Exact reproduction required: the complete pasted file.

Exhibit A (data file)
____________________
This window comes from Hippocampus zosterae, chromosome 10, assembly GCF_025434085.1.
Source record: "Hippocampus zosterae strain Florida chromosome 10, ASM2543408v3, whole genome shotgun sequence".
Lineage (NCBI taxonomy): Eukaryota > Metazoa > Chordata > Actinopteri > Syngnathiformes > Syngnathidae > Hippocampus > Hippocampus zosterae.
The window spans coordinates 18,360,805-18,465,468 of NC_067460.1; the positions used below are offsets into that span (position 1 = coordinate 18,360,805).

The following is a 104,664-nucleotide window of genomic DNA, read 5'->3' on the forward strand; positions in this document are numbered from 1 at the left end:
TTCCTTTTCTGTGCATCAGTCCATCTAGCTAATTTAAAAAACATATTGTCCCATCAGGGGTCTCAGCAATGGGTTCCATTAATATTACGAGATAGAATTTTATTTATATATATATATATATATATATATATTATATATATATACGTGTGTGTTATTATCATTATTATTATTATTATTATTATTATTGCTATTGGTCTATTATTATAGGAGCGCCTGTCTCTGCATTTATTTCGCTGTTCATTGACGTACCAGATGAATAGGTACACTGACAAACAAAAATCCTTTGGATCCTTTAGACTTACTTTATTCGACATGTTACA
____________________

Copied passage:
This window comes from Hippocampus zosterae, chromosome 10, assembly GCF_025434085.1.
Source record: "Hippocampus zosterae strain Florida chromosome 10, ASM2543408v3, whole genome shotgun sequence".
Lineage (NCBI taxonomy): Eukaryota > Metazoa > Chordata > Actinopteri > Syngnathiformes > Syngnathidae > Hippocampus > Hippocampus zosterae.
The window spans coordinates 18,360,805-18,465,468 of NC_067460.1; the positions used below are offsets into that span (position 1 = coordinate 18,360,805).

The following is a 104,664-nucleotide window of genomic DNA, read 5'->3' on the forward strand; positions in this document are numbered from 1 at the left end:
TTCCTTTTCTGTGCATCAGTCCATCTAGCTAATTTAAAAAACATATTGTCCCATCAGGGGTCTCAGCAATGGGTTCCATTAATATTACGAGATAGAATTTTATTTATATATATATATATATATATATATATTATATATATATACGTGTGTGTTATTATCATTATTATTATTATTATTATTATTATTGCTATTGGTCTATTATTATAGGAGCGCCTGTCTCTGCATTTATTTCGCTGTTCATTGACGTACCAGATGAATAGGTACACTGACAAACAAAAATCCTTTGGATCCTTTAGACTTACTTTATTCGACATGTTACA